Rude police officer annoys vetting panel
A senior traffic police officer on Thursday told a panel vetting him that wananchi know he is an inspector by the “way I walk”.
Mr Washindo Mwalungo, the traffic boss in Suba, Homa Bay County, had been asked by the National Police Service Commission panel why he was performing the duties of an inspector yet his number showed he was a sergeant.
The apparently rude officer gave the panel a rough time after he insisted that he was an inspector despite not having a badge to indicate that.
“I have a letter of confirmation as an inspector but I have not been given a new number,” he told the team led by commissioner Ronald Musengi.
According to the panel, there are duties that a sergeant cannot perform. These include mounting of roadblocks and inspection of bars.
The team asked Mr Mwalungo what he would identify himself with to business owners if they asked him in what capacity he has to inspect their premises.
In response, the officer said he did not have to prove his position, adding that the letter in his possession is enough evidence.
“They should know you from the way you walk, isn’t it?” asked the panel. “Yes,” a bold Mr Mwalungo said loudly.
The officers threatened to throw him out of the vetting room if he continued to respond to questions rudely and carelessly.
Commissioner Murshid Mohamed said: “Chairman, I don’t wish to continue interviewing this officer.”
“You come in with a chip on your shoulder and an attitude as big as this yet you don’t know which entity you are addressing? Do you know this vetting will consider if you will stay in the service or not?” he added.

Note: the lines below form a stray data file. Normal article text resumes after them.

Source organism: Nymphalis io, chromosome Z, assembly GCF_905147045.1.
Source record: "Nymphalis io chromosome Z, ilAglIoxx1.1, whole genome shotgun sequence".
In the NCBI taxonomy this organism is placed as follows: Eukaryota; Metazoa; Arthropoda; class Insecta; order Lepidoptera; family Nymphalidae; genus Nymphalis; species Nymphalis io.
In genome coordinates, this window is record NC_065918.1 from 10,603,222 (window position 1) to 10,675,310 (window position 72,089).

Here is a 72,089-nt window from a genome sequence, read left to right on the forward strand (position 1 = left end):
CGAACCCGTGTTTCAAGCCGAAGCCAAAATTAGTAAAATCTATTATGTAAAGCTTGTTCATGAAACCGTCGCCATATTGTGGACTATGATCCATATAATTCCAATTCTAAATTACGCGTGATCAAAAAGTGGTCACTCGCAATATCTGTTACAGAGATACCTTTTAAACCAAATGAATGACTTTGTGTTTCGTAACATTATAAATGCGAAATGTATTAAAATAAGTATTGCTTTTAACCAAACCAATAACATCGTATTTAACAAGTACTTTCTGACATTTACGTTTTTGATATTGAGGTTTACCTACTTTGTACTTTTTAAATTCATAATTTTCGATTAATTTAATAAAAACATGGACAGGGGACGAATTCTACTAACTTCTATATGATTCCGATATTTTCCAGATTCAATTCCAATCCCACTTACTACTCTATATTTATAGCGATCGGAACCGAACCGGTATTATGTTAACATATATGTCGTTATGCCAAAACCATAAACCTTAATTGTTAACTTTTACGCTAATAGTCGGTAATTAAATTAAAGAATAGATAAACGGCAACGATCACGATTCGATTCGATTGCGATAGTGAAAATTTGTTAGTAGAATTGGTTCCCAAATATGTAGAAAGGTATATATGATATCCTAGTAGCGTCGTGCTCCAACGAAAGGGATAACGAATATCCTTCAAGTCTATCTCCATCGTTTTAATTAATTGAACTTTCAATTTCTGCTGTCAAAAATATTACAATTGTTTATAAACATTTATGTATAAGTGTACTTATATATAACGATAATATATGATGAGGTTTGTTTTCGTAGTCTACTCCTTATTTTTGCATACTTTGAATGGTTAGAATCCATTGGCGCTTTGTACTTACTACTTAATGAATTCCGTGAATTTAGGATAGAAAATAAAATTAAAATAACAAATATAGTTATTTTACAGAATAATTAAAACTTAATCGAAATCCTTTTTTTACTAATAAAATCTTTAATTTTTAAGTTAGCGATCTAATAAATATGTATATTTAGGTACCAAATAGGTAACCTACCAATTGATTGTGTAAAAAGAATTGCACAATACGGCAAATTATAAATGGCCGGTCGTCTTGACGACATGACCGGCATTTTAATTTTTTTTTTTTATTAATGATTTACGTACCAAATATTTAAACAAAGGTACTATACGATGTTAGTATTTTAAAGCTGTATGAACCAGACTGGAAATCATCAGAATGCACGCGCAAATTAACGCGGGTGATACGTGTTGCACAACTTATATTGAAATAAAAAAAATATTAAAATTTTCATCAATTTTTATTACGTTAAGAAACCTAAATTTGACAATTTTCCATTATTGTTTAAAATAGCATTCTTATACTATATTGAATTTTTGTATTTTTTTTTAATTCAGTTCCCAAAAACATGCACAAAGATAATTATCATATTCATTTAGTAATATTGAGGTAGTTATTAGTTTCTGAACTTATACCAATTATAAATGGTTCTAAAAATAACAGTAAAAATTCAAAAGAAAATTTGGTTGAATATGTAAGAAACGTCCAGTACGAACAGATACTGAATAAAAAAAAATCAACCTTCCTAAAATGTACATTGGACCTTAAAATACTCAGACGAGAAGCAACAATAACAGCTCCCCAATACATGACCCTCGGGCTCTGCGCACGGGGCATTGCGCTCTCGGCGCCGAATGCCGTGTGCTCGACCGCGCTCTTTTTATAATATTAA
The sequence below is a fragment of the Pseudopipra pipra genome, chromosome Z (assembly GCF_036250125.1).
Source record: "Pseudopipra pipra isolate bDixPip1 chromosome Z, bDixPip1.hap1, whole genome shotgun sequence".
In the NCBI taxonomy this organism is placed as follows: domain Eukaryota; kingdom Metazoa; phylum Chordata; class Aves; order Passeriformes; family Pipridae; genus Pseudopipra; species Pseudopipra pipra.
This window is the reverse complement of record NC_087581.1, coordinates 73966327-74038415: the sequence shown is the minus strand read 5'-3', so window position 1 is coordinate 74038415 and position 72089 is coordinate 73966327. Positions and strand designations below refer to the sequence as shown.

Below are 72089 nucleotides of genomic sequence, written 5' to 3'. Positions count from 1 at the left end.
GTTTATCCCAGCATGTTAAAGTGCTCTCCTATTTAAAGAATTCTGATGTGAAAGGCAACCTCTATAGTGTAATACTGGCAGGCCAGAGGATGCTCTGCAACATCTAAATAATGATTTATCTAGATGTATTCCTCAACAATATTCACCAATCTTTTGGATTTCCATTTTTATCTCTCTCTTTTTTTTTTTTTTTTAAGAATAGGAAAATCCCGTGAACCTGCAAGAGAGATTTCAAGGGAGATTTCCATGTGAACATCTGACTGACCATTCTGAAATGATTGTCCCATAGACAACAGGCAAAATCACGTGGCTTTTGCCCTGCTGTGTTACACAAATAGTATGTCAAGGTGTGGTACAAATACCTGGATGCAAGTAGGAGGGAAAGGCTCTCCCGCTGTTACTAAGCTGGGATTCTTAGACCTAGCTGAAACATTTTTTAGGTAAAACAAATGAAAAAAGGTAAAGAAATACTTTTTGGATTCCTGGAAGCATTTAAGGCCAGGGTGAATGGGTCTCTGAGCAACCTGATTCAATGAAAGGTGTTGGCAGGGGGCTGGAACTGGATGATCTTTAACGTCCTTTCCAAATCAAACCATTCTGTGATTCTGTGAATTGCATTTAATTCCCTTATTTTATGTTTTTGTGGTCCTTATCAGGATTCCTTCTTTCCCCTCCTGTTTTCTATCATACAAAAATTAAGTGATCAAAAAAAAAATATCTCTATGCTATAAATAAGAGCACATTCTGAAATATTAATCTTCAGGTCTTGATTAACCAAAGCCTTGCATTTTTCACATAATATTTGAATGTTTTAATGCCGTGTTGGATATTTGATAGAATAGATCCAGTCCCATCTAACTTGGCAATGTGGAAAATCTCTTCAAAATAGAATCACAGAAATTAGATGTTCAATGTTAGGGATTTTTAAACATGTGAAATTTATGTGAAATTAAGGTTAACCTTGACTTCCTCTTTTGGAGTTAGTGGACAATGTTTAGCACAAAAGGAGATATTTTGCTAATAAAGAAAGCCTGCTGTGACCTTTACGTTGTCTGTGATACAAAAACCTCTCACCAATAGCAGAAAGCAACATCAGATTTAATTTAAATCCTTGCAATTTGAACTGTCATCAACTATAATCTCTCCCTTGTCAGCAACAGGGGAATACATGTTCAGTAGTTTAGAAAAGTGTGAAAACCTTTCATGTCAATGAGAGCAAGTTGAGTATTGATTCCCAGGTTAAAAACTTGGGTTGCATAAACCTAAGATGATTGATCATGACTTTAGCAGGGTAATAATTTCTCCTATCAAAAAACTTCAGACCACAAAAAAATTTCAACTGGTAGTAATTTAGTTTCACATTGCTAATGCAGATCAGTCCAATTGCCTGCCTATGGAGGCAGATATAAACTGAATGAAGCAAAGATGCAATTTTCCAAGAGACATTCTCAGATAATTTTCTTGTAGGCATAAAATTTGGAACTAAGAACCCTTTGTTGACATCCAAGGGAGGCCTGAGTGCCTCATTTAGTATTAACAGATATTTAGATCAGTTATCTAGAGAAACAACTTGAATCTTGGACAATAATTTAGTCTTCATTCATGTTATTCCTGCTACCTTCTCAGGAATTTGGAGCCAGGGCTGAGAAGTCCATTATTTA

Mr Mwalungo has been in the service for 31 years. He has served in the traffic department since 2014.
The panel was also informed that earlier, he spoke rudely to members of the secretariat, who had called him and requested his M-Pesa transactions.
The officer was also questioned about the money transfers made to his M-Pesa account by a Ms Hellen Murira and Mr John Mbaru. He said both were his neighbours in Meru and he had borrowed money from them for his transfers from Meru to Isiolo.
He also sent an unspecified amount to a woman identified as Ms Selah Munyoki. He defended the amounts, saying the woman was his tenant in Mombasa, where he owned two houses.
The panel, however, could not understand why the tenant received money, instead of her sending cash to the officer.
Regarding another transaction, the officer was put to task to explain why he had sent money to a man identified as Mr Ali Abdulrahim.
In response, the officer said the man was his neighbour who helped him construct a house.
“Then you should have described Abdulrahim as your contractor and not someone from home,” said a panellist.
“I am not a contractor, I am a policeman,” said Mr Mwalungo firmly.
“I am saying you paid this amount to your contractor,” insisted the panellist.
“He is not my contractor. This is a small building, and the one constructing it is not fit to be called a contractor,” said Mr Mwalungo.
“This man is assisting me to put up a small house. A contractor puts up a whole house or whatever,” said the officer, cutting short the panellist who wanted to intervene.
“Is that definition according to your dictionary?” said Mr Murshid.
“I don’t have a dictionary, by the way,” said the officer.
The officer denied having received any letter for disciplinary reasons, but records showed that he had been put to task for having been absent from duty without permission in 2002.
He claimed he had sought permission from the officer commanding station to attend the burial of his father, but was not allowed to leave on grounds that there was a shortage of officers on duty at the time.